Long Beach family awarded $17.5 million in death of father, a dialysis patient, after fall

Anabel Munoz Image
Saturday, December 16, 2023
Long Beach family awarded $17.5M following death of dialysis patient
Guillermo Aviles Sr.'s children are grieving their father's death and the memories he can no longer make with his family.

LONG BEACH, Calif. (KABC) -- At the Aviles family home in Long Beach, Guirlyn Aviles reads a letter that she wrote her father about one month after he died.

"I remember all the grandkids were in your room, making loud noises and playing while you were resting," Aviles said in an interview with ABC7. "You loved to have the little ones around."

Aviles and her siblings are grieving their father's death and the memories he can no longer make with his family. March 2020, following dialysis treatment, 61-year-old Guillermo Aviles Sr. was dropped off at his home by a driver of Access Services, a paratransit provider. Video obtained by the family's lawyers shows Mr. Aviles slowly gets up and walks down a ramp, appears to bend down to pick up a backpack the driver placed on the ground, and falls forward.

He "hit his head inside of the pothole, broke his neck, became quadriplegic, and was hospitalized for three months until he ultimately died," said attorney Raphael Javid.

A jury found that the negligence of Access Services was a significant factor in causing or contributing to the harm Mr. Aviles suffered. "For, you know, some of their riders -- especially dialysis patients -- their riders are supposed to be assisted to the door," said Javid.

This month, a second jury awarded the family $17.5 million. The agency said it cannot discuss ongoing litigation.

"No money is worth having lost a parent. We'd prefer to have our parent with us," said Aileen Aviles.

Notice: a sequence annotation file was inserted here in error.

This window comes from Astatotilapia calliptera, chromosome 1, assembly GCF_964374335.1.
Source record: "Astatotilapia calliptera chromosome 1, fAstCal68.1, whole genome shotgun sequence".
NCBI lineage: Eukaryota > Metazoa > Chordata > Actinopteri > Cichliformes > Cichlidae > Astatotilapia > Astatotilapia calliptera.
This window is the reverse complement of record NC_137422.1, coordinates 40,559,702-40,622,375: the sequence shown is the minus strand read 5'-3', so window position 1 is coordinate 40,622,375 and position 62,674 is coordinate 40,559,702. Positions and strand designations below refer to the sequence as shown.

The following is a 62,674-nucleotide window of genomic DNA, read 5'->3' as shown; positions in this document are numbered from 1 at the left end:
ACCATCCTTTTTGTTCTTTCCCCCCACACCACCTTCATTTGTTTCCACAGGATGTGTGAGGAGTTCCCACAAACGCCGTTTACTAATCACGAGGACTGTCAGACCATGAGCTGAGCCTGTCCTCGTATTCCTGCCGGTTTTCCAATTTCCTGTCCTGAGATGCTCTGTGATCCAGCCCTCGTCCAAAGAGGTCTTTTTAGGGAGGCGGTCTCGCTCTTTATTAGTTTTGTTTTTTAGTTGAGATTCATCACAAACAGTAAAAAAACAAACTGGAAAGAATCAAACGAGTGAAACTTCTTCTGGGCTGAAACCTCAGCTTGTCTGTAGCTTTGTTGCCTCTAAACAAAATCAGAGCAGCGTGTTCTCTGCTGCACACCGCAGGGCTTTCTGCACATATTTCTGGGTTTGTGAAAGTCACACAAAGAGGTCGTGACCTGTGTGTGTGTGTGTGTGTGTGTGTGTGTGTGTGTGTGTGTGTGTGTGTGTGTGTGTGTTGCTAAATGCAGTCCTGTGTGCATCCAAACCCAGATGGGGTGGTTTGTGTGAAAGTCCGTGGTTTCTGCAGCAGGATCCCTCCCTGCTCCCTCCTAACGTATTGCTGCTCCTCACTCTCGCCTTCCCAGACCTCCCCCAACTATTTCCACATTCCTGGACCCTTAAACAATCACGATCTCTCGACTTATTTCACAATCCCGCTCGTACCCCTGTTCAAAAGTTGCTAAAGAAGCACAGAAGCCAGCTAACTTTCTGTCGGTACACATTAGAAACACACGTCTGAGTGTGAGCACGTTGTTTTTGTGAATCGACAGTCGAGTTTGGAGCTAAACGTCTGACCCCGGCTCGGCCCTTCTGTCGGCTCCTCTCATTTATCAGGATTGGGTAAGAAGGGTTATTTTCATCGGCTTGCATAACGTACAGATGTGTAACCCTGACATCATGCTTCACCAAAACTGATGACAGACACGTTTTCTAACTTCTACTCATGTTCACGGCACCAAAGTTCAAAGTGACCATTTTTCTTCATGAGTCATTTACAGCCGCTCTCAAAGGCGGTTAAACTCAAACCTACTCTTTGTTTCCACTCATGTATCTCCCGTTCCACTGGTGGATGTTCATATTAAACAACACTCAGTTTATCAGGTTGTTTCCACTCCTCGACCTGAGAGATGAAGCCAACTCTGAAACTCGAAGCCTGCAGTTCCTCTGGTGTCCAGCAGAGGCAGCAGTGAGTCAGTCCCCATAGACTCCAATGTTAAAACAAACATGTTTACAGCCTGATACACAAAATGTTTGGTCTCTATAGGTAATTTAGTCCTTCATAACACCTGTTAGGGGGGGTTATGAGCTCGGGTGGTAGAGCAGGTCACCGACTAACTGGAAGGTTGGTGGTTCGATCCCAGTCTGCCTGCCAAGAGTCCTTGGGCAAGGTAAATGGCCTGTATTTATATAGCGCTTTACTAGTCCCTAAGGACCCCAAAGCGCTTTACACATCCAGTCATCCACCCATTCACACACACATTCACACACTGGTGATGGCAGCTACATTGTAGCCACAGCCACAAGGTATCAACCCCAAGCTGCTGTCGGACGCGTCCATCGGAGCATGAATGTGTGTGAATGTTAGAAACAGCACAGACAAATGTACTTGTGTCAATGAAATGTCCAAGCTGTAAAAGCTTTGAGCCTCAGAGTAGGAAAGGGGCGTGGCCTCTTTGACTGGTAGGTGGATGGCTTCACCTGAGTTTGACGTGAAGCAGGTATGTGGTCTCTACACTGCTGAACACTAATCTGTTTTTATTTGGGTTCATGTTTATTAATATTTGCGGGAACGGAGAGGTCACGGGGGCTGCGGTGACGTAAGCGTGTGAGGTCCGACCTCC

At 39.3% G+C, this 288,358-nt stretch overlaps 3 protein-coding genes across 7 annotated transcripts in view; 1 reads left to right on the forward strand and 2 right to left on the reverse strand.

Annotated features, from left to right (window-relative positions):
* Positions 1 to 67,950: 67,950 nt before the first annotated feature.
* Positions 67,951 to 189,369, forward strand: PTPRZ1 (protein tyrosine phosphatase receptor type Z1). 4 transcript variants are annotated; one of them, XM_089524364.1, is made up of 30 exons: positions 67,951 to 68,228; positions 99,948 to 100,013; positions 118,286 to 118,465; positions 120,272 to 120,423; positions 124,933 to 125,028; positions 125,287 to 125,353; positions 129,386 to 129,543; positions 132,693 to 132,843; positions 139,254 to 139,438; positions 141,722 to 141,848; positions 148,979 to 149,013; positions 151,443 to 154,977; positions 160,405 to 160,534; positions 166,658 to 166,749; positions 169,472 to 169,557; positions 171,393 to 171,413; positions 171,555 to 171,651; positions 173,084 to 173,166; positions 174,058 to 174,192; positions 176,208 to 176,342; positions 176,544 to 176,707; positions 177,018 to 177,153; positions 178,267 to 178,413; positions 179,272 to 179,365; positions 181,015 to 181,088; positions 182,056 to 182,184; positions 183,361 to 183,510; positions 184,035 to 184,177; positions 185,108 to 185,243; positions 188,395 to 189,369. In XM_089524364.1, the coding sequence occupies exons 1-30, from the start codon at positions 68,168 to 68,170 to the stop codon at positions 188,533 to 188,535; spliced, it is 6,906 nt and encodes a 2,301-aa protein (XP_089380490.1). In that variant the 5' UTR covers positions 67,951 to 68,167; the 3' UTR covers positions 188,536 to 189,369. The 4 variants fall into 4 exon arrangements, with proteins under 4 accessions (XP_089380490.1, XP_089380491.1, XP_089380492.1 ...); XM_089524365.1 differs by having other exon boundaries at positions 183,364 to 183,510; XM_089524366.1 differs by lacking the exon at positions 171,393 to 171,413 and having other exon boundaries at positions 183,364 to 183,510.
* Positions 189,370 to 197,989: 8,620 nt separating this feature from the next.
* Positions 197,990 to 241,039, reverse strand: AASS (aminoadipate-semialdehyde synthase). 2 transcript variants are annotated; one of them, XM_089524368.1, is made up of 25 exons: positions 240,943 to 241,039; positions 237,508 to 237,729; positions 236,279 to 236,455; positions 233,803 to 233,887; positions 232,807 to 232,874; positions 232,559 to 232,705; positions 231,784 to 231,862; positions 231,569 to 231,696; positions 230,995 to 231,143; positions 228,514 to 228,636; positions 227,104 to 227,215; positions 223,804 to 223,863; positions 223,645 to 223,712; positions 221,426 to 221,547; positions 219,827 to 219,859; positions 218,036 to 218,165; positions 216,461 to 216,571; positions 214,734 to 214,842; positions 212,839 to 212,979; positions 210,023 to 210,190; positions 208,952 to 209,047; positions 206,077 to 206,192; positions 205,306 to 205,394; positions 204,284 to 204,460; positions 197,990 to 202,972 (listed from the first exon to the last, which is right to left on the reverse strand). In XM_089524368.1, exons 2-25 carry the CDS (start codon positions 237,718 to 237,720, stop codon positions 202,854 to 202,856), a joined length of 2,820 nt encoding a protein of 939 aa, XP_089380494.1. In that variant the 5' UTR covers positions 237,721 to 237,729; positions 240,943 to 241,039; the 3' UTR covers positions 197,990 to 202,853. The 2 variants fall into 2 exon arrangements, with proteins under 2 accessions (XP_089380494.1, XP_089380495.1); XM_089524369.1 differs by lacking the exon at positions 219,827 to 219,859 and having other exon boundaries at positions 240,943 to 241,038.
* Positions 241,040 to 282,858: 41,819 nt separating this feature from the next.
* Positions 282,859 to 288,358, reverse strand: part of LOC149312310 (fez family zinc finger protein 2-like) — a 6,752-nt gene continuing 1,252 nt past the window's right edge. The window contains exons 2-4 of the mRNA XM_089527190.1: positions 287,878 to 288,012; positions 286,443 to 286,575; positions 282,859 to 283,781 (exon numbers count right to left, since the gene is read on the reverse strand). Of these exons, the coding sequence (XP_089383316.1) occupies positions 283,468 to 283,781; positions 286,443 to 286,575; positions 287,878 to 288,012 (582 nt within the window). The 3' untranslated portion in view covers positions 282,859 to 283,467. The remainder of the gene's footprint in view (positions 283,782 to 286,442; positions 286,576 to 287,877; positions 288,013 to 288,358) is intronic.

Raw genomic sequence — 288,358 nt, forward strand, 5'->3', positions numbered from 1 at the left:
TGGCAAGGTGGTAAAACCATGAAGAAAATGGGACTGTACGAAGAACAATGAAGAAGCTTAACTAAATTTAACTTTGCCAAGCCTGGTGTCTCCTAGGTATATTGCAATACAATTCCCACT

"You always want to take care of your, the elderly, your family, you know. Cherish those moments with them because you just never know," said Alexander Aviles.

The seven siblings who lost their mother before their father are navigating grief; ordinary and special days without the parents they hoped to honor and care for as they aged.

"As much as this is the family home it doesn't feel that way," said Crystal Sararana, recalling festive Christmas gatherings with her parents.

Today was the birthday of the eldest sibling, Ulyses Guiller E. Aviles.

"First thing I did was, you know, I thanked God for another year," he said. "Just talked to my parents and said, 'You know, it's my birthday. I'm gonna come by and visit you guys after when I'm done here.'"

The couple immigrated from the Philippines, lived humbly, and worked hard to bring their children to the U.S. "Dad bought a bicycle for their transportation to drop off my mom at her work," recalled Guillerlyne Karen Aviles.

The elder Aviles retired after working as a bus driver.

"Miss you guys. We love you," said Ulyses Guiller E. Aviles. "We already got the verdict. We're happy. We're almost at the finish line."